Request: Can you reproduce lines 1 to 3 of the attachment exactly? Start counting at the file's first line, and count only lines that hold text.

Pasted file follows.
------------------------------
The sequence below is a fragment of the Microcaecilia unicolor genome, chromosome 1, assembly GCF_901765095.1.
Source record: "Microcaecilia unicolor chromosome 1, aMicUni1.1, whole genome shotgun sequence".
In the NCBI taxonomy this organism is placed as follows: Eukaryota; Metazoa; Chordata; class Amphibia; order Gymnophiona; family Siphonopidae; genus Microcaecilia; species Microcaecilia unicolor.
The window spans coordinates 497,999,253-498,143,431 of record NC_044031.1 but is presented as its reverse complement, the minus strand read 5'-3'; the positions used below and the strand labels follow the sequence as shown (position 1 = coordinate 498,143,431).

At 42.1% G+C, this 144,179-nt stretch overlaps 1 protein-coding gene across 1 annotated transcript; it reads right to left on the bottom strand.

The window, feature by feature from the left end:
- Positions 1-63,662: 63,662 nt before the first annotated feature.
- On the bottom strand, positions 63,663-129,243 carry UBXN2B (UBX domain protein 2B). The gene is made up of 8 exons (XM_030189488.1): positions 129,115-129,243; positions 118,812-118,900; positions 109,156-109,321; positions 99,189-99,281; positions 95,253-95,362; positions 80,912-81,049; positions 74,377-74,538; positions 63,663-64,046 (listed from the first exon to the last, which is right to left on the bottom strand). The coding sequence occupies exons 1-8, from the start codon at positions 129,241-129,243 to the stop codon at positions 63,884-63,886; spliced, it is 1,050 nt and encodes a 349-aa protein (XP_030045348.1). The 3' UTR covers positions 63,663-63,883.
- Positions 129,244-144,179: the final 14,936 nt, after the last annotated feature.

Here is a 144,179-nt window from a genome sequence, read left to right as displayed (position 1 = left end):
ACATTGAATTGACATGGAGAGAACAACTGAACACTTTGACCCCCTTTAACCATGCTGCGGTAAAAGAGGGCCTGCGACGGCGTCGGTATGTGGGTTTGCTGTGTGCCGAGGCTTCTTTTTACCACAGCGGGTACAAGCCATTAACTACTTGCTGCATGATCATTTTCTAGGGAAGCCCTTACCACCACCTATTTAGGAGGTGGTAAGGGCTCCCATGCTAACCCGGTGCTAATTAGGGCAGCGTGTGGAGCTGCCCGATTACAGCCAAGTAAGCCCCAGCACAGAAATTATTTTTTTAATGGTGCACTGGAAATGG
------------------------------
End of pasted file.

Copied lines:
The sequence below is a fragment of the Microcaecilia unicolor genome, chromosome 1, assembly GCF_901765095.1.
Source record: "Microcaecilia unicolor chromosome 1, aMicUni1.1, whole genome shotgun sequence".
In the NCBI taxonomy this organism is placed as follows: Eukaryota; Metazoa; Chordata; class Amphibia; order Gymnophiona; family Siphonopidae; genus Microcaecilia; species Microcaecilia unicolor.